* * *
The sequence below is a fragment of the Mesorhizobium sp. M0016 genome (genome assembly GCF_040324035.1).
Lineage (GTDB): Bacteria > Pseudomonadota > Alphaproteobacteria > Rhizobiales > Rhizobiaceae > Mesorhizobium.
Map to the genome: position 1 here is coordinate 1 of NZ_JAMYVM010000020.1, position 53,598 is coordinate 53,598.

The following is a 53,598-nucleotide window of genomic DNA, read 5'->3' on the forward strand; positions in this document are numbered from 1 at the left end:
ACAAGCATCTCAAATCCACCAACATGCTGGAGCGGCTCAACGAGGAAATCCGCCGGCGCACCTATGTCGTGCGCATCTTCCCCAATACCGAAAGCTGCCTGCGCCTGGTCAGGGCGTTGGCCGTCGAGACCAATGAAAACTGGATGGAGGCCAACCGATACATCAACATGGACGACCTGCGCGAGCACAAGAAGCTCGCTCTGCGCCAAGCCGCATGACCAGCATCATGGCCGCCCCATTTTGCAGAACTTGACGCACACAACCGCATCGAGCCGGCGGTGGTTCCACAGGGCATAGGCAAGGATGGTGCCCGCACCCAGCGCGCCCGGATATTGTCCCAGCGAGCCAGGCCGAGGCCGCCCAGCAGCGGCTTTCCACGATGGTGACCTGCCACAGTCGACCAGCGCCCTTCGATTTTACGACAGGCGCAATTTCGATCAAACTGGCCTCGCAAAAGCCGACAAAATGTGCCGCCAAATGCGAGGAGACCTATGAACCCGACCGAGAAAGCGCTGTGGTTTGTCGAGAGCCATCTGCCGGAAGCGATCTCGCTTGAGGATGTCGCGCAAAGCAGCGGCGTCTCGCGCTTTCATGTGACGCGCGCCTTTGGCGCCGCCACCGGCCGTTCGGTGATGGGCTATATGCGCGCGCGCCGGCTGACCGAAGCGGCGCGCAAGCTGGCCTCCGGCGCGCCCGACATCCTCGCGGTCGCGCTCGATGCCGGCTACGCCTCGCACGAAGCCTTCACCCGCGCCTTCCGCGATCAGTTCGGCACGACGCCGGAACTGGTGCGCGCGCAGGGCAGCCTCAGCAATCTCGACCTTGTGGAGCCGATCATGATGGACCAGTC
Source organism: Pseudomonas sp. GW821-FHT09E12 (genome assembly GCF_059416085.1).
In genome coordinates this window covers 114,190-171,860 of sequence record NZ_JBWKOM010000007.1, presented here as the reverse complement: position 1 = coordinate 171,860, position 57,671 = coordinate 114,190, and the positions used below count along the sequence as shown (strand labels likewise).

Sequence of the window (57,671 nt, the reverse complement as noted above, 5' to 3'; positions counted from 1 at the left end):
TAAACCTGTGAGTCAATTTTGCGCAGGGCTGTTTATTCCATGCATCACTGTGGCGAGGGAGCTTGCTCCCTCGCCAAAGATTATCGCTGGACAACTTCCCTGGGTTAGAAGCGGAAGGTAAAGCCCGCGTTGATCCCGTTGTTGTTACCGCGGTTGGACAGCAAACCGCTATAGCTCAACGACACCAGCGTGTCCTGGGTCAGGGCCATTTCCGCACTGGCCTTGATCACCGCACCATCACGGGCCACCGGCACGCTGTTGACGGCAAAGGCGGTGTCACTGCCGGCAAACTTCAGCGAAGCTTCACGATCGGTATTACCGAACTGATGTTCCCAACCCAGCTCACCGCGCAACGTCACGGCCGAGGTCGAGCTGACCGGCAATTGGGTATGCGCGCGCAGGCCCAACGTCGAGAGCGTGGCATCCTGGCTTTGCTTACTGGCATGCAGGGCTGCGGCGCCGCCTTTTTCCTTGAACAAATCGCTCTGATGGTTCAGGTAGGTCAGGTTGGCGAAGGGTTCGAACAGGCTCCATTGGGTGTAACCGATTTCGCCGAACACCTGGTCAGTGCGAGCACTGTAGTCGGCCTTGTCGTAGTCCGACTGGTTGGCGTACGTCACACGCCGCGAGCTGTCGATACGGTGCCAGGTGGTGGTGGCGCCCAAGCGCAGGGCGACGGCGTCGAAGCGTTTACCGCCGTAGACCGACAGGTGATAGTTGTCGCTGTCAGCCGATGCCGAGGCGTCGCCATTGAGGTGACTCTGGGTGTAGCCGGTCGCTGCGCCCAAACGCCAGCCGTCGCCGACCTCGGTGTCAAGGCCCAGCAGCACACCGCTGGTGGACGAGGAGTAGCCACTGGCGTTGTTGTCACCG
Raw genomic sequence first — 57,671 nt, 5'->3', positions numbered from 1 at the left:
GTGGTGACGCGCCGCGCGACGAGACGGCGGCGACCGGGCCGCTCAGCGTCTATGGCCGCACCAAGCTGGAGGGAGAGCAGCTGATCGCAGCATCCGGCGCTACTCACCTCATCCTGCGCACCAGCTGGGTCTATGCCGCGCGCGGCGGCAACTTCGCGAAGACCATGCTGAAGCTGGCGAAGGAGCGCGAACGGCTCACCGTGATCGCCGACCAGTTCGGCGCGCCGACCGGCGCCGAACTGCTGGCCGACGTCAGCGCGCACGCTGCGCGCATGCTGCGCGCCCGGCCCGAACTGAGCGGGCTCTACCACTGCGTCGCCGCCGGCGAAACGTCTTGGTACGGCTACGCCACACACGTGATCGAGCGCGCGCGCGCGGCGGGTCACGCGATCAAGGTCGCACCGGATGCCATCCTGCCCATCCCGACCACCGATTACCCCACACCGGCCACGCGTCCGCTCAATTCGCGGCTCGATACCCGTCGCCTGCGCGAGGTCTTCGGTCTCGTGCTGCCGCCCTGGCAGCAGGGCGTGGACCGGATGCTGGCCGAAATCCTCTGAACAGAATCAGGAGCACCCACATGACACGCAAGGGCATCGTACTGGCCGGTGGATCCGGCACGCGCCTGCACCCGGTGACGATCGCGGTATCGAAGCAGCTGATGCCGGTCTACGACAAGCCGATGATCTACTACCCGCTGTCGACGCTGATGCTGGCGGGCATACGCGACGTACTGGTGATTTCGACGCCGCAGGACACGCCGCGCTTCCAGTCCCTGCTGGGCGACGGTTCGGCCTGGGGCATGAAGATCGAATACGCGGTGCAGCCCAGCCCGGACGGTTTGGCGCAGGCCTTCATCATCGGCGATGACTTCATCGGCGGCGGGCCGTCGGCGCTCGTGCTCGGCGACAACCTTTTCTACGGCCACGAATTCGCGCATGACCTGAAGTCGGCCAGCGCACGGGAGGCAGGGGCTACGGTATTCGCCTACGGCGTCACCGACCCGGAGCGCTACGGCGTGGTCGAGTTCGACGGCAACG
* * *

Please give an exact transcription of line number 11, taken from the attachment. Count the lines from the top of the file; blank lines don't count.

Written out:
GTGGTGACGCGCCGCGCGACGAGACGGCGGCGACCGGGCCGCTCAGCGTCTATGGCCGCACCAAGCTGGAGGGAGAGCAGCTGATCGCAGCATCCGGCGCTACTCACCTCATCCTGCGCACCAGCTGGGTCTATGCCGCGCGCGGCGGCAACTTCGCGAAGACCATGCTGAAGCTGGCGAAGGAGCGCGAACGGCTCACCGTGATCGCCGACCAGTTCGGCGCGCCGACCGGCGCCGAACTGCTGGCCGACGTCAGCGCGCACGCTGCGCGCATGCTGCGCGCCCGGCCCGAACTGAGCGGGCTCTACCACTGCGTCGCCGCCGGCGAAACGTCTTGGTACGGCTACGCCACACACGTGATCGAGCGCGCGCGCGCGGCGGGTCACGCGATCAAGGTCGCACCGGATGCCATCCTGCCCATCCCGACCACCGATTACCCCACACCGGCCACGCGTCCGCTCAATTCGCGGCTCGATACCCGTCGCCTGCGCGAGGTCTTCGGTCTCGTGCTGCCGCCCTGGCAGCAGGGCGTGGACCGGATGCTGGCCGAAATCCTCTGAACAGAATCAGGAGCACCCACATGACACGCAAGGGCATCGTACTGGCCGGTGGATCCGGCACGCGCCTGCACCCGGTGACGATCGCGGTATCGAAGCAGCTGATGCCGGTCTACGACAAGCCGATGATCTACTACCCGCTGTCGACGCTGATGCTGGCGGGCATACGCGACGTACTGGTGATTTCGACGCCGCAGGACACGCCGCGCTTCCAGTCCCTGCTGGGCGACGGTTCGGCCTGGGGCATGAAGATCGAATACGCGGTGCAGCCCAGCCCGGACGGTTTGGCGCAGGCCTTCATCATCGGCGATGACTTCATCGGCGGCGGGCCGTCGGCGCTCGTGCTCGGCGACAACCTTTTCTACGGCCACGAATTCGCGCATGACCTGAAGTCGGCCAGCGCACGGGAGGCAGGGGCTACGGTATTCGCCTACGGCGTCACCGACCCGGAGCGCTACGGCGTGGTCGAGTTCGACGGCAACG